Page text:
With Christmas and New Year’s right around the corner, writers’ thoughts often turn to holiday writing. There is a huge writing market for all things Christmas as well as other holidays throughout the year.

First, let’s talk about writing for Christmas, since this is probably the biggest holiday to attract writers and publishers. What makes for good holiday writing, and where can you market what you’ve written?

When writing for Christmas, publishers often look for heartwarming stories that focus on the true meaning of the holiday. Christmas stories are generally true stories, although many magazines publish fictional pieces as well. The most important ingredient of a good holiday story is the relationship focus: How does the holiday bring people together? How can families help keep the holidays more joyful and simple? Publishers typically want true, first-person stories that can show this focus from your personal experience. What have you experienced that is helpful to others when it comes to celebrating Christmas?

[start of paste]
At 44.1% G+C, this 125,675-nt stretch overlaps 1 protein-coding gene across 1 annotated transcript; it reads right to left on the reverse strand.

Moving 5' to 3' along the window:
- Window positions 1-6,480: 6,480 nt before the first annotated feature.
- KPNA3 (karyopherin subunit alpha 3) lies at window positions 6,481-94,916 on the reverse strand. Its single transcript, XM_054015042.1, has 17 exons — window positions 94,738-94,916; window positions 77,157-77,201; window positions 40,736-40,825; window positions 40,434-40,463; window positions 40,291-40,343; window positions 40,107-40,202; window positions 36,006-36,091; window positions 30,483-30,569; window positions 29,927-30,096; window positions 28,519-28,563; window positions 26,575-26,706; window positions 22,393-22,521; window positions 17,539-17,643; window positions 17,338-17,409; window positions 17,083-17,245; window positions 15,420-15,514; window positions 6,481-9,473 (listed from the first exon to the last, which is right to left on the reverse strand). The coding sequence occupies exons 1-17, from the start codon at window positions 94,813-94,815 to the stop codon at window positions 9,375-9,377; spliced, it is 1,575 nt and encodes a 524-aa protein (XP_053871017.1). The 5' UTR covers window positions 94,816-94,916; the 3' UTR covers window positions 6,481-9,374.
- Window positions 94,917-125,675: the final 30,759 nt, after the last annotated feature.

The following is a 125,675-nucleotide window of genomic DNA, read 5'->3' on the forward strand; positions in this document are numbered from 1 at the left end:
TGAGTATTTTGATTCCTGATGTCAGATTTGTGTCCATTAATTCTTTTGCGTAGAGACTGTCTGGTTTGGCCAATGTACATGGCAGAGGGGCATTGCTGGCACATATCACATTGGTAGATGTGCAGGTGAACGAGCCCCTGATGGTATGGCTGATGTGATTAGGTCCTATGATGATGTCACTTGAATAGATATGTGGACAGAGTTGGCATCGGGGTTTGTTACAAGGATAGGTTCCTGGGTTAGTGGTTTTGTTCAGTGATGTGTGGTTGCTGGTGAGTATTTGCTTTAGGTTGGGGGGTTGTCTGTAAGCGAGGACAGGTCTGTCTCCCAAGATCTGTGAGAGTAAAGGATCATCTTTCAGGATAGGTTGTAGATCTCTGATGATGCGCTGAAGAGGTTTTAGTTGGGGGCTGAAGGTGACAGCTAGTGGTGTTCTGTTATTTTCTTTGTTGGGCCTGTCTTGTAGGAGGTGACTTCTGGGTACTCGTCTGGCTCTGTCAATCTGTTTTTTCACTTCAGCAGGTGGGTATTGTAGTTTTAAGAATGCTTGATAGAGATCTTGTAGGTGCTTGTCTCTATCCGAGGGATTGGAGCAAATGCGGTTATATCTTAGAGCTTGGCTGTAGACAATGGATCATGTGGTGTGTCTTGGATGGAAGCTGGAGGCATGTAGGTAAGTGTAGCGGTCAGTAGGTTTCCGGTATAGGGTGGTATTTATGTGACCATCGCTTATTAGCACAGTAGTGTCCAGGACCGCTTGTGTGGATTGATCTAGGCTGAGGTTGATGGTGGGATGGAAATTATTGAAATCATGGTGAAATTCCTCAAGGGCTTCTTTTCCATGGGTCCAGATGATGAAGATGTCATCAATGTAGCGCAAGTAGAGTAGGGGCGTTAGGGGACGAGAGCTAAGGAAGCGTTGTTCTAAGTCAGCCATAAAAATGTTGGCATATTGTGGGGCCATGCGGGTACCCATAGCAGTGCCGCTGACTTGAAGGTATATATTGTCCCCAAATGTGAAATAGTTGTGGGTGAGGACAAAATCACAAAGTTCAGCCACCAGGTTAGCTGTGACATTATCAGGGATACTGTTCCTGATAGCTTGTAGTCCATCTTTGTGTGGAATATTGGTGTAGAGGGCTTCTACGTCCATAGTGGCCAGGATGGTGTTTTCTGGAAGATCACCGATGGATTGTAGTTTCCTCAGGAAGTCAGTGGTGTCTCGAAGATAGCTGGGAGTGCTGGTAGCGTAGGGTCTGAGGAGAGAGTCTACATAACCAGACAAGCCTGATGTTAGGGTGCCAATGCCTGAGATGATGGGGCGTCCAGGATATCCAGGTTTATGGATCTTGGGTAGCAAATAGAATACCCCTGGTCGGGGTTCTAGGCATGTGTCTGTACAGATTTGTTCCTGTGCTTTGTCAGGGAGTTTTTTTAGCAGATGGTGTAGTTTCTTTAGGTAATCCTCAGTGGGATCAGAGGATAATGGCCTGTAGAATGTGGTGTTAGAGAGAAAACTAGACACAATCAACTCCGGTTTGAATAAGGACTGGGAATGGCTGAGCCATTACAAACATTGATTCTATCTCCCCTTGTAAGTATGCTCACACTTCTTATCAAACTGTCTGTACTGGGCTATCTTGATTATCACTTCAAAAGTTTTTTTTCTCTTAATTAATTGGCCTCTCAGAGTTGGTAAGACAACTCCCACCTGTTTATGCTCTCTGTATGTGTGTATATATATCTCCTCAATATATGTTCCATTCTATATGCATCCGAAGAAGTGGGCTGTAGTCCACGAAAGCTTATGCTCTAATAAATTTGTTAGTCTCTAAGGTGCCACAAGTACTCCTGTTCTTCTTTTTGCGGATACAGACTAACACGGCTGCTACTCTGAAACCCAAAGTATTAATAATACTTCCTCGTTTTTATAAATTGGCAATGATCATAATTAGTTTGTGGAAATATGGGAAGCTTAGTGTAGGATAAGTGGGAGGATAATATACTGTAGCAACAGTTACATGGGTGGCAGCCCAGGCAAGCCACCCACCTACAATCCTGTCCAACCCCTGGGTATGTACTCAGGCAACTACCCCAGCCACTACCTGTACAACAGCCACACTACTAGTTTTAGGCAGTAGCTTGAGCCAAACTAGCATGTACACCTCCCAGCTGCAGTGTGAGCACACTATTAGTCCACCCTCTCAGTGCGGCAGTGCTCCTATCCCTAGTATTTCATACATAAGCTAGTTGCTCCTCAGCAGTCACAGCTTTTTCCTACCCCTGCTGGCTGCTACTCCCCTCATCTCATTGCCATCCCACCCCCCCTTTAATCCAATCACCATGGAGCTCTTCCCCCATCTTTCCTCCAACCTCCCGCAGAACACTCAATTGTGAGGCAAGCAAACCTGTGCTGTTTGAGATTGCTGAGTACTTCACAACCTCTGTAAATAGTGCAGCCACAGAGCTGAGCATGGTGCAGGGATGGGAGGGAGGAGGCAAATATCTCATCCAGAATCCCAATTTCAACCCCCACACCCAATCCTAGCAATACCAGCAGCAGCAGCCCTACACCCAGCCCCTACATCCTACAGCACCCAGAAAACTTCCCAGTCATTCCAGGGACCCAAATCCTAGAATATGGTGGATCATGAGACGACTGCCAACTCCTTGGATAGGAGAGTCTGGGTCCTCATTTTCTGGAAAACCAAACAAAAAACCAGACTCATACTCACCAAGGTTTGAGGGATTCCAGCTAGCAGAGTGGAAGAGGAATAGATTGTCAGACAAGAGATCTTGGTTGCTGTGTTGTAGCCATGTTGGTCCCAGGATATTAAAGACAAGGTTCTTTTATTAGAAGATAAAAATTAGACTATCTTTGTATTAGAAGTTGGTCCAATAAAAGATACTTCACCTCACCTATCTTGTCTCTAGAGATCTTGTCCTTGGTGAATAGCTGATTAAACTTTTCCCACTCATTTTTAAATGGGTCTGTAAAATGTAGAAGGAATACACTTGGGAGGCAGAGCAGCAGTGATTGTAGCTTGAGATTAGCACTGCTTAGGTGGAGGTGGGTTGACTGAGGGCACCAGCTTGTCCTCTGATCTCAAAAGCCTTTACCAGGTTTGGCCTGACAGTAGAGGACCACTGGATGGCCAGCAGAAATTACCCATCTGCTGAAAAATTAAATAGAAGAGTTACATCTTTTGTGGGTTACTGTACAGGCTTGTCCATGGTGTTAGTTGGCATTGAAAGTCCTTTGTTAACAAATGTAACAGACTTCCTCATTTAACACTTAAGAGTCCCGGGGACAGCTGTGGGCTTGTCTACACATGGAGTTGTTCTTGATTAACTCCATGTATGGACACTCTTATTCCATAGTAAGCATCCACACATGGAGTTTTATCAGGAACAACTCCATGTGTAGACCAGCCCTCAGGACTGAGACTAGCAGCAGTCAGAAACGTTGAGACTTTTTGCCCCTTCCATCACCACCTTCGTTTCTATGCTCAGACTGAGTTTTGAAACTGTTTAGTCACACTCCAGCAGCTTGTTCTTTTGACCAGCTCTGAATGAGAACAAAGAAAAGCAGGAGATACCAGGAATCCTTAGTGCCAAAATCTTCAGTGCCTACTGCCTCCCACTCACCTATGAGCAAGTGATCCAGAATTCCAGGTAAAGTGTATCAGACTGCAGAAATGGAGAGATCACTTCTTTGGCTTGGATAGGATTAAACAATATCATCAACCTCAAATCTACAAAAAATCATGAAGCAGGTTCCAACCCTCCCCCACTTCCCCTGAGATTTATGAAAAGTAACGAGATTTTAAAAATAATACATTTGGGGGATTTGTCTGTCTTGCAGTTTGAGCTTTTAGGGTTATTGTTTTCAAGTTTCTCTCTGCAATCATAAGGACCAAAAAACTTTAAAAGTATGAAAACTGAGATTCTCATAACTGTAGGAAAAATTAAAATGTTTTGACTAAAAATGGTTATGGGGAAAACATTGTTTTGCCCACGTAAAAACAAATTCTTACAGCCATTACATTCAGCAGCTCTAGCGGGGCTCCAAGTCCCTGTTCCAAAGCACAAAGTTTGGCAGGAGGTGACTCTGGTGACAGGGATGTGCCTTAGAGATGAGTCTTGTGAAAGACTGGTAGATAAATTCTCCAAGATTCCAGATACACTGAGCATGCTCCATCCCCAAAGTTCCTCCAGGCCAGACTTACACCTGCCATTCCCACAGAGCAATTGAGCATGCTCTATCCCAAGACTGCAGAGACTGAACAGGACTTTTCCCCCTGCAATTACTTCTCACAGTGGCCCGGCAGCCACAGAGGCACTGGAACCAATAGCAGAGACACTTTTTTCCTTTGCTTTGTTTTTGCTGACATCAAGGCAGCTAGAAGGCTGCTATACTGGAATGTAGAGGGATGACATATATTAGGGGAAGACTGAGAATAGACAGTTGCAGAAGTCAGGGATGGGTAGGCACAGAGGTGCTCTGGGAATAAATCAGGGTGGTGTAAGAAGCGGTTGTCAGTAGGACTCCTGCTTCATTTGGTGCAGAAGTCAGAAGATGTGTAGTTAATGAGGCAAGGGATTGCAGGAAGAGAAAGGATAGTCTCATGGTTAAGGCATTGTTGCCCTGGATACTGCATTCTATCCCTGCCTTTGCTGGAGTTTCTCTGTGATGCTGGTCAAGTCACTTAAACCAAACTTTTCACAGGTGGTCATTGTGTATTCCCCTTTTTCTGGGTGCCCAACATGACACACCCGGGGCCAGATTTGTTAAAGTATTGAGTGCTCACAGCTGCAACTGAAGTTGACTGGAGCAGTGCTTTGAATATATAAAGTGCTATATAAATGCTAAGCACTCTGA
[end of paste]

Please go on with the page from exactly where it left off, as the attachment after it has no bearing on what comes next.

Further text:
Because Christmas can be a hard time for many people, stories should also be written to encourage and not bring out the difficulties or stresses of the season. Publishers look for upbeat endings, even though there may be a tragedy or crisis within the story. Because of the nature of Christmas, stories also often contain elements of spirituality and faith.

Aside from Christmas, publishers look for stories that reflect the heart of Mother’s Day, Father’s Day, Easter, and Thanksgiving. If you write for children, almost any holiday is fair game, including Independence Day, Labor Day, and even Groundhog Day! Children’s book and magazine publishers welcome holiday fictional stories as well as nonfiction pieces that will both educate and entertain.

When researching markets to send your stories to, look at compilation book publishers like Chicken Soup for the Soul or Cup of Comfort books, as well as gift book publishers. In the periodical market, a magazine like Guideposts is a good place to start.

One thing to keep in mind when writing for the holidays is that publishers are generally buying holiday pieces for magazines 6-12 down the road. So, now’s a good time to start writing for Christmas 2010!